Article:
Many pharmacists, including myself, have qualified from working class backgrounds and are very grateful and respectful of the support offered by pharmacy technicians and others in their work.

        That does not change my opinion.

        • N

          you don't need to be upper class to be a snob. It is someone who looks down on others, called someone a " so called physician associate" is disrespectful, frequently pharmacists are called pill pushers and glorified shopkeeper how does that make you feel?

          • Peter Robinson


            Please be assured that I have never 'looked down' on others and I have frequently decried 'status' in the profession. I became a pharmacist because I wanted to help people from whatever background or social class they happened to come from. I'd much rather be called a 'pill-pusher' than a 'clinical pharmacist'. I have no interest in boastfulness and pride - but I have just as much right to express an opinion about current issues as anybody else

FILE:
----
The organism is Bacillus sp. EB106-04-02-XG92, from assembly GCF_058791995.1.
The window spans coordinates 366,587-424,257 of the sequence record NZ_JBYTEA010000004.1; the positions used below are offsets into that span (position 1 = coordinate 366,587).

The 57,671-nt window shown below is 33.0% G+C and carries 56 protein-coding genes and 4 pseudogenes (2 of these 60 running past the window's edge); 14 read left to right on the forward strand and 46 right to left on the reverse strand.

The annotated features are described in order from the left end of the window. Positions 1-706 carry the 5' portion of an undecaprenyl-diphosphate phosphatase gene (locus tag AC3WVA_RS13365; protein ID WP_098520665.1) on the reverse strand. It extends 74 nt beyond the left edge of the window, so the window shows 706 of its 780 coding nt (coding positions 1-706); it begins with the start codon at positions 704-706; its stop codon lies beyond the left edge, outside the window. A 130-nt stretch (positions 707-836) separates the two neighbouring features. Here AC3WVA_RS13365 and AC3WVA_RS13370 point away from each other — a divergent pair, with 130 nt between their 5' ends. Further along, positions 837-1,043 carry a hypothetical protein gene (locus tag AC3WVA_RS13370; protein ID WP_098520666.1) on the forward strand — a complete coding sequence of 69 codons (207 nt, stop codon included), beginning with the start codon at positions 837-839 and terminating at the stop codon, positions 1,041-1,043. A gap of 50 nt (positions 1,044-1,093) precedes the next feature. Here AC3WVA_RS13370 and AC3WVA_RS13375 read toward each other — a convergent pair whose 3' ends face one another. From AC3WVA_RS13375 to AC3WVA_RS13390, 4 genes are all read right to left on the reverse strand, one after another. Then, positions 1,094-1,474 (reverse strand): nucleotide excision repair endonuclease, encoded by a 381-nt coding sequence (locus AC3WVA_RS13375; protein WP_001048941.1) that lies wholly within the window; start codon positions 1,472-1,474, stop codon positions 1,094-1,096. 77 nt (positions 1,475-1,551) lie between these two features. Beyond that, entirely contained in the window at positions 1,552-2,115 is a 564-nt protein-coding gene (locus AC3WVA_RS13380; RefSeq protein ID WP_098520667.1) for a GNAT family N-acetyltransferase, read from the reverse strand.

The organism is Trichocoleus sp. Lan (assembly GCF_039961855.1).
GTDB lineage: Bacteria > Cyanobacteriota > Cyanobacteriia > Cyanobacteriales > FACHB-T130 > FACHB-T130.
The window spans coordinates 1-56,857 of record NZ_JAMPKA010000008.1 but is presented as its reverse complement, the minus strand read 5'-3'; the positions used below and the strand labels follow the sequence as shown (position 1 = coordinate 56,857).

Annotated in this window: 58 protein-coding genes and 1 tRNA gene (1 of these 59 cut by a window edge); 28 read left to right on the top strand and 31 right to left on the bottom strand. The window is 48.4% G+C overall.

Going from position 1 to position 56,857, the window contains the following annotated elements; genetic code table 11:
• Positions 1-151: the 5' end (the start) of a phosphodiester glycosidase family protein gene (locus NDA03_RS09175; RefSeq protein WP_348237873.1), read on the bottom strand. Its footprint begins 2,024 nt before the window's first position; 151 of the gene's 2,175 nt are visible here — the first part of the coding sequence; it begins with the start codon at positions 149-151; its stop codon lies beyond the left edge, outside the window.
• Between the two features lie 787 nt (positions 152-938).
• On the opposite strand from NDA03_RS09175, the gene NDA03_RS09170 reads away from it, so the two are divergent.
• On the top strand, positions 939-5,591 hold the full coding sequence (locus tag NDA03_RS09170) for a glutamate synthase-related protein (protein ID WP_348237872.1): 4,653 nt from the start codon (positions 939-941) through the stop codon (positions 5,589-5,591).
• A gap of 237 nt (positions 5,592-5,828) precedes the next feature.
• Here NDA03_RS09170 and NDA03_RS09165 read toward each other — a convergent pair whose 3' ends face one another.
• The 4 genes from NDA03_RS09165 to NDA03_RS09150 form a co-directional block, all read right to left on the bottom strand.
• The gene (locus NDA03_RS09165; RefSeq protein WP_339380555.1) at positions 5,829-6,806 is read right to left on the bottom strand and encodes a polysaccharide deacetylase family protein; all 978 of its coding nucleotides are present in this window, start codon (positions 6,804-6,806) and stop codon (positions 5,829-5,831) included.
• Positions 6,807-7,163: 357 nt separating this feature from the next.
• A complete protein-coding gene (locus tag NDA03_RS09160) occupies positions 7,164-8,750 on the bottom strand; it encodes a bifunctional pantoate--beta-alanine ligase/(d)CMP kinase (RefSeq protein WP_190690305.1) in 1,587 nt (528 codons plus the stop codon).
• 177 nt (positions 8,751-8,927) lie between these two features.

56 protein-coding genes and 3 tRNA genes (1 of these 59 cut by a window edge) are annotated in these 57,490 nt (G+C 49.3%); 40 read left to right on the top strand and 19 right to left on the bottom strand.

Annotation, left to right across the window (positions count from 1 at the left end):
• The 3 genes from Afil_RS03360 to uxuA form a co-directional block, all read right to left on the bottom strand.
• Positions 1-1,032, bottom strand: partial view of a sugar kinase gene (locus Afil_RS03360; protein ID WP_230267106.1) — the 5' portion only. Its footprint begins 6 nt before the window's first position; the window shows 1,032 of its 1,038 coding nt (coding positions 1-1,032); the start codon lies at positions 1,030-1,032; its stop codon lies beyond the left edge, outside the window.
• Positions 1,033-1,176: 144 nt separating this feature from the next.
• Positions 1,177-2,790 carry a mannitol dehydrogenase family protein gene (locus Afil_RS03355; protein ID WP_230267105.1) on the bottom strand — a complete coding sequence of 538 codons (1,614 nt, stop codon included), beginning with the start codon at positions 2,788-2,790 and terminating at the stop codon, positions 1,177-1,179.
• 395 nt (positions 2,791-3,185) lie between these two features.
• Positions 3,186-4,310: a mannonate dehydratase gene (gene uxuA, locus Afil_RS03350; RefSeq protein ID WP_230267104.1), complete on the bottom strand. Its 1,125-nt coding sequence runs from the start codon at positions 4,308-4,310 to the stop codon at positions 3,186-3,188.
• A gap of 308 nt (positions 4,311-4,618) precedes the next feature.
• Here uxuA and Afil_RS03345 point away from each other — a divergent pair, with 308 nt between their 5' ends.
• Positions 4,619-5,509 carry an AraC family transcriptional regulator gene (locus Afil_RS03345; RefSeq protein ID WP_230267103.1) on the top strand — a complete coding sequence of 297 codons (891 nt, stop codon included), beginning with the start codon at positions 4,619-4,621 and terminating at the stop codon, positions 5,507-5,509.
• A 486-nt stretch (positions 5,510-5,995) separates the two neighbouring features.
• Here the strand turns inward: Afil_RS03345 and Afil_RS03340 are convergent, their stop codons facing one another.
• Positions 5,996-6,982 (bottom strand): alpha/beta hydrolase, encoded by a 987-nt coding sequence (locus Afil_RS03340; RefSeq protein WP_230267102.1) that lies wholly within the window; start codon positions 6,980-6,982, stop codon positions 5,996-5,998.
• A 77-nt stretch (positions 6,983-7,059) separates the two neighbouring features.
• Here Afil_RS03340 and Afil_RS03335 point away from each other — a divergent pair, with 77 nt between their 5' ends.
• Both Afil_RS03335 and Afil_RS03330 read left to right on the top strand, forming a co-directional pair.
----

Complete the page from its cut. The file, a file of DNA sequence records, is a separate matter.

• Mark Borthwick

    Some look at their scope of practice, compare that to the scope of patient need, and somehow conclude they should just do what they did half a century ago

    Others conclude that the skills of healthcare professionals should be stretched for patient benefit, to try address the gap between practice that is available and the practice that is required to service the patient need now.

    Money is of course part of the solution to close that gap.

    We do have to recognise though that PGDs are a highly regulated, thoughtful way of meeting the needs of a defined group of patients (that is their entire point). Adding pharmacy technicians to the long list of those regulated healthcare professions who can administer medications under a PGD is a pretty obvious step*.